Thomas Hodgskin sends a series of letters to one of the most influential Benthamite reformers of the period informing him that his theory of property is incorrect and dangerous to liberty and that he should adopt a more Lockean notion of property rights

Herbert Spencer takes “philosophical politicians” to task for claiming that government promotes the “public good” when in fact they are seeking “party aggrandisement” (1843)

Herbert Spencer demolishes the arguments often put forth by what he dismissively calls, “philosophical politicians”, to be acting in the interests of the “public good” when they enact legislation:

J.B. Say on the self-evident nature of property rights which is nevertheless violated by the state in taxation and slavery (1817)

In this chapter of his Treatise (1817), Say tells us about the self-evident nature of property rights, the myriad ways it is constantly violated by the state, and how taxation is “an engine of national depression and misery”

Jean-Baptiste Say argues that home-consumers bear the brunt of the cost of maintaining overseas colonies and that they also help support the lavish lifestyles of the planter and merchant classes (1817)

Say provides a devastating critique of the colonial system on economic, political, and moral grounds. His sympathies obviously lie with the exploited slaves as well as exploited home-consumers and taxpayers who foot the bill. Here he makes an early form of classical liberal class analysis, pitting the exploited slaves and home consumers and taxpayers against the powerful planter and merchant classes who dominate parliament and benefit from the slave trade and the profits which come from the slave system

J.B. Say argues that colonial slave labor is really quite profitable for the slave owners at the expense of the slaves and the home consumers (1817)

Jean-Baptiste Say denounced slavery as “this vicious system of production” and argued that slaves were kept in poverty by their masters who pocketed most of the profits of their labor.

George Washington warns the nation in his Farewell Address, that love of power will tend to create a real despotism in America unless proper checks and balances are maintained to limit government power (1796)

The first U.S. President, George Washington, warns the nation in his Farewell Address, that love of power will tend to create a real despotism in America unless proper checks and balances are maintained to limit government power:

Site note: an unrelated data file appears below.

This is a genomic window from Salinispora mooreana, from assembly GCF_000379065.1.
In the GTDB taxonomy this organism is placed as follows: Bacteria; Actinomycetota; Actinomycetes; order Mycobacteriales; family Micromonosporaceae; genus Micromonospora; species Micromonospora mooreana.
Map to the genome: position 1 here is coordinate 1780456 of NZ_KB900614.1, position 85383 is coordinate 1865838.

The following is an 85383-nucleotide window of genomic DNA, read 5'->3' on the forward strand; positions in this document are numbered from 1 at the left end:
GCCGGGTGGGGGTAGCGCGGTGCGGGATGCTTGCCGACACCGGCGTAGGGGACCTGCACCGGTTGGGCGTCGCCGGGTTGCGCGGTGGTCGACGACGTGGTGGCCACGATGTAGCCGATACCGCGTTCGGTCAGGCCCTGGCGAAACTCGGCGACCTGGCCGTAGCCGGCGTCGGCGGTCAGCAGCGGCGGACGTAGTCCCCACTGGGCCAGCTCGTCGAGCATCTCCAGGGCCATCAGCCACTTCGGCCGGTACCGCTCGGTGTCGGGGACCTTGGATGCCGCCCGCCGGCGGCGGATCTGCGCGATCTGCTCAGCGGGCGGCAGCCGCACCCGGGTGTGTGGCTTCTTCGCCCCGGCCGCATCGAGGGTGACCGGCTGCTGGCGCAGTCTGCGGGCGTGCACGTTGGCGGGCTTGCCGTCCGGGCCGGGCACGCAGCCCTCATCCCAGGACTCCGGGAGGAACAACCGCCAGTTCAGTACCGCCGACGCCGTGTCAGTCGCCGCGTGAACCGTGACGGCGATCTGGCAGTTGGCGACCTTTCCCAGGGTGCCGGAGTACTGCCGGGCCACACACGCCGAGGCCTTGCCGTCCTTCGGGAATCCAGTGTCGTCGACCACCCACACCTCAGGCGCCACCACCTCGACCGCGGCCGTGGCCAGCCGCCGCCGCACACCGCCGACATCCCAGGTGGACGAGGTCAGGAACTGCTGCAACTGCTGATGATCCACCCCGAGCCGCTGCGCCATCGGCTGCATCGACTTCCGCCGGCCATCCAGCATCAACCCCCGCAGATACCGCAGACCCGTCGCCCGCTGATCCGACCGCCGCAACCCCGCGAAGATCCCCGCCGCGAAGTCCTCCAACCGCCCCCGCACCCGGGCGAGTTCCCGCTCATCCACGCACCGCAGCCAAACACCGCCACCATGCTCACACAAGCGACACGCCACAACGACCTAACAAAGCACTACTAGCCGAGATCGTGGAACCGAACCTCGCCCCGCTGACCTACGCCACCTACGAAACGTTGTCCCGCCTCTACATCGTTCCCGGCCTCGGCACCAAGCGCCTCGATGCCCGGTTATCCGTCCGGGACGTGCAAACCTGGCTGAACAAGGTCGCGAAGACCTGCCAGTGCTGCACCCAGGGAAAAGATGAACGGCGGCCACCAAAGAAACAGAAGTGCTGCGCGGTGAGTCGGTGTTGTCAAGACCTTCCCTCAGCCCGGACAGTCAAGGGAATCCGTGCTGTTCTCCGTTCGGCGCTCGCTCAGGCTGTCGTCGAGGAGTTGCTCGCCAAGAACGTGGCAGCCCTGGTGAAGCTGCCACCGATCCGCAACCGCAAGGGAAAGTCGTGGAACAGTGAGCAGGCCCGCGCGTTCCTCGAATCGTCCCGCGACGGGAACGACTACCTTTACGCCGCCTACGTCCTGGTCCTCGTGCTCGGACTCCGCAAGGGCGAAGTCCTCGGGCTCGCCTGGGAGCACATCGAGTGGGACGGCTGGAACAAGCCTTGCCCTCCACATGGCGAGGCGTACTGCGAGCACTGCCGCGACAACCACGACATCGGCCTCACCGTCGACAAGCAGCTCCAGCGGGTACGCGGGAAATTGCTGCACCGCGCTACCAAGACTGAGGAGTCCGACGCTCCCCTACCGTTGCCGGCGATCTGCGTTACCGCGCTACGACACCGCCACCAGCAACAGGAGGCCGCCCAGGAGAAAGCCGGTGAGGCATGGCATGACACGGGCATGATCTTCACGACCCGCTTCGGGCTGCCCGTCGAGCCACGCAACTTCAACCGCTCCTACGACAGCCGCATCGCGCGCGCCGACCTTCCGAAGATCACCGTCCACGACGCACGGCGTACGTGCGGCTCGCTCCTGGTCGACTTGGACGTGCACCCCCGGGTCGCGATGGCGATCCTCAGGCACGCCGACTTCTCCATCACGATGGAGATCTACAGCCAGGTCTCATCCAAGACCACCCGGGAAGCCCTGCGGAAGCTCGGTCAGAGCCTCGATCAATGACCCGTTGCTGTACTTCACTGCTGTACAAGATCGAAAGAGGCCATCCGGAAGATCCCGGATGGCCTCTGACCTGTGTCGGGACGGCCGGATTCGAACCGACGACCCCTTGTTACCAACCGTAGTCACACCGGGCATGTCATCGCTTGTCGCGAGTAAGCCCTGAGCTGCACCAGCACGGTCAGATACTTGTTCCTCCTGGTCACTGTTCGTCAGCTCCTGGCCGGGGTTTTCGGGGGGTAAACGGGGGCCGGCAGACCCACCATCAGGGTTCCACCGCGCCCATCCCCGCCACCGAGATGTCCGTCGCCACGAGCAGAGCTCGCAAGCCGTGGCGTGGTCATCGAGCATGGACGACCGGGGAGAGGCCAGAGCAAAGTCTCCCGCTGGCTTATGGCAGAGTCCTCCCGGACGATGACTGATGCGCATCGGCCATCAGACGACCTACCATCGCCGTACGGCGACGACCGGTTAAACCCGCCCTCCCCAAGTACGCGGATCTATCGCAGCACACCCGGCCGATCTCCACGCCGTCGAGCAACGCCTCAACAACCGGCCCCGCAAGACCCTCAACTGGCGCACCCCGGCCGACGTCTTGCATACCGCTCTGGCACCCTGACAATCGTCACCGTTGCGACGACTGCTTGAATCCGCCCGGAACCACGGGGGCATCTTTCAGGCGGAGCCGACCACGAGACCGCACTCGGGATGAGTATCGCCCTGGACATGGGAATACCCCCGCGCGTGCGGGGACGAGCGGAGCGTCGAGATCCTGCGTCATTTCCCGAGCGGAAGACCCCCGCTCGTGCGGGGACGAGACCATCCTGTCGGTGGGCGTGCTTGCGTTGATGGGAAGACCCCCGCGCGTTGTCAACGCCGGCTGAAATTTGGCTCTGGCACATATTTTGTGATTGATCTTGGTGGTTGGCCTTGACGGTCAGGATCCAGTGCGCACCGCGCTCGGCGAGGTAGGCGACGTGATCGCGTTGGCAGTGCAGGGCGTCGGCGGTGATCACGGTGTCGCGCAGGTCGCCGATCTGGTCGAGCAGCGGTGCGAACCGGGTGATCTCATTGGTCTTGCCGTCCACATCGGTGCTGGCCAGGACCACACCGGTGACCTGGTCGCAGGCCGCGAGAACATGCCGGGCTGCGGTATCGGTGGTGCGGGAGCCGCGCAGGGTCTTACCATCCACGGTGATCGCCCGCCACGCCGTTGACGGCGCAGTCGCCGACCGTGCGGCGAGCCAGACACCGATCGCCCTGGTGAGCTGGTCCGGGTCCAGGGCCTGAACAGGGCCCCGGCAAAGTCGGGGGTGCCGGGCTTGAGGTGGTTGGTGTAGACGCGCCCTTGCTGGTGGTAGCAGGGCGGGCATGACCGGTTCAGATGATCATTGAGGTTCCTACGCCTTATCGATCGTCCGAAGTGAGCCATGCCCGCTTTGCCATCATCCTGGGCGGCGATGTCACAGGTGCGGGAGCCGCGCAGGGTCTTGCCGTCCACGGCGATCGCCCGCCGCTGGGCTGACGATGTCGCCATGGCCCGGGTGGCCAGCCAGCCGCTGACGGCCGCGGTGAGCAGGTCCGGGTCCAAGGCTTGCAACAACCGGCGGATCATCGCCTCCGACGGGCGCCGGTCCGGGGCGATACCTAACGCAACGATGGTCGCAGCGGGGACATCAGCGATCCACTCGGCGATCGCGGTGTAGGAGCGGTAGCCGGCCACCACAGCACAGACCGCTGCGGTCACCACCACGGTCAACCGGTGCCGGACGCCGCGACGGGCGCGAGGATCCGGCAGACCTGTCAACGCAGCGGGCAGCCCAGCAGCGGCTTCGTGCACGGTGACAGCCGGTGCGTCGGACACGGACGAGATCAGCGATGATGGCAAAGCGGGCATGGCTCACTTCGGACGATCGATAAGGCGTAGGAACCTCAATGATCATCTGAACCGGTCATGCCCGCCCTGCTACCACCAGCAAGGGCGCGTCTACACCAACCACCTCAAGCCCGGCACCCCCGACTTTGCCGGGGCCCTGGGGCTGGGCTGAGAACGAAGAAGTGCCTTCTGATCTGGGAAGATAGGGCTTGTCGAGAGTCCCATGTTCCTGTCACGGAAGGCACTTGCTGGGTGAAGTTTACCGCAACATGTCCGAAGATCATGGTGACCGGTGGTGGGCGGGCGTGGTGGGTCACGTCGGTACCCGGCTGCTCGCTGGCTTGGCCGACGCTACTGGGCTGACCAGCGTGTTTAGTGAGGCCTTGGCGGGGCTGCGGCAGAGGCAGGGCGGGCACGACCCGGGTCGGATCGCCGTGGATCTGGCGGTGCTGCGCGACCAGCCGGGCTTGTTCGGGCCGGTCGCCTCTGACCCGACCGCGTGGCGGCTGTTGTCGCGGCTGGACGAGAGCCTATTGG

Franz Oppenheimer argues that there are two fundamentally opposed ways of acquiring wealth: the “political means” through coercion, and the “economic means” through peaceful trade (1922)

Franz Oppenheimer, in his analysis of the origin of the state, argues that there are two fundamentally opposed ways of acquiring wealth: the “political means” through coercion, and the “economic means” through peaceful trade:

Herbert Spencer concludes from his principle of equal freedom that individuals have the Right to Ignore the State (1851)

Spencer concludes from his law of equal freedom that a person can decide to assume a condition of “voluntary outlawry” and chose to “ignore the sate” entirely without infringing on anybody else’s rights.

John Adams argues that the British Empire is not a “true” empire but a form of a “republic” where the rule of law operates (1763)

John Adams, in Novanglus No. VII (1763), argues that because the British monarch was limited by the rule of law Britain was more like a republic than an empire. A true empire, he asserted, is a despotism bound by no law or limitation

Thomas Paine asks how it is that established governments came into being, his answer, is "banditti of ruffians" seized control and turned themselves into monarchs (1792)

In Part II of his Rights of Man Thomas Paine asks how it is that established governments came into being. In the second chapter "Of the Origins of the Present Old Governments" he has his answer, "banditti of ruffians" seized control and turned themselves into monarchs:

Jane Haldimand Marcet, in a popular tale written for ordinary readers, shows the benefits to workers of foreign trade, especially at Christmas time (1833)

Jane Haldemand Marcet was a successful popularizer of free market ideas in 19th century Britain. In a series of short “tales” in the book John Hopkins’s Notions on Political Economy (1833) she has various characters discuss topics such as the benefits to ordinary people of foreign trade, especially at Christmas time:

Shakespeare in Pericles on how the rich and powerful are like whales who eat up the harding working “little fish” (1608)

In his later plays, William Shakespeare was very much concerned with the issue of good kingship. In this exchange from Pericles Prince of Tyre the ship-wrecked Prince Pericles overhears a conversation between some fishermen who discuss how rich and powerful men ("the drones") exploit those who have to work for a living (the "honey bees"):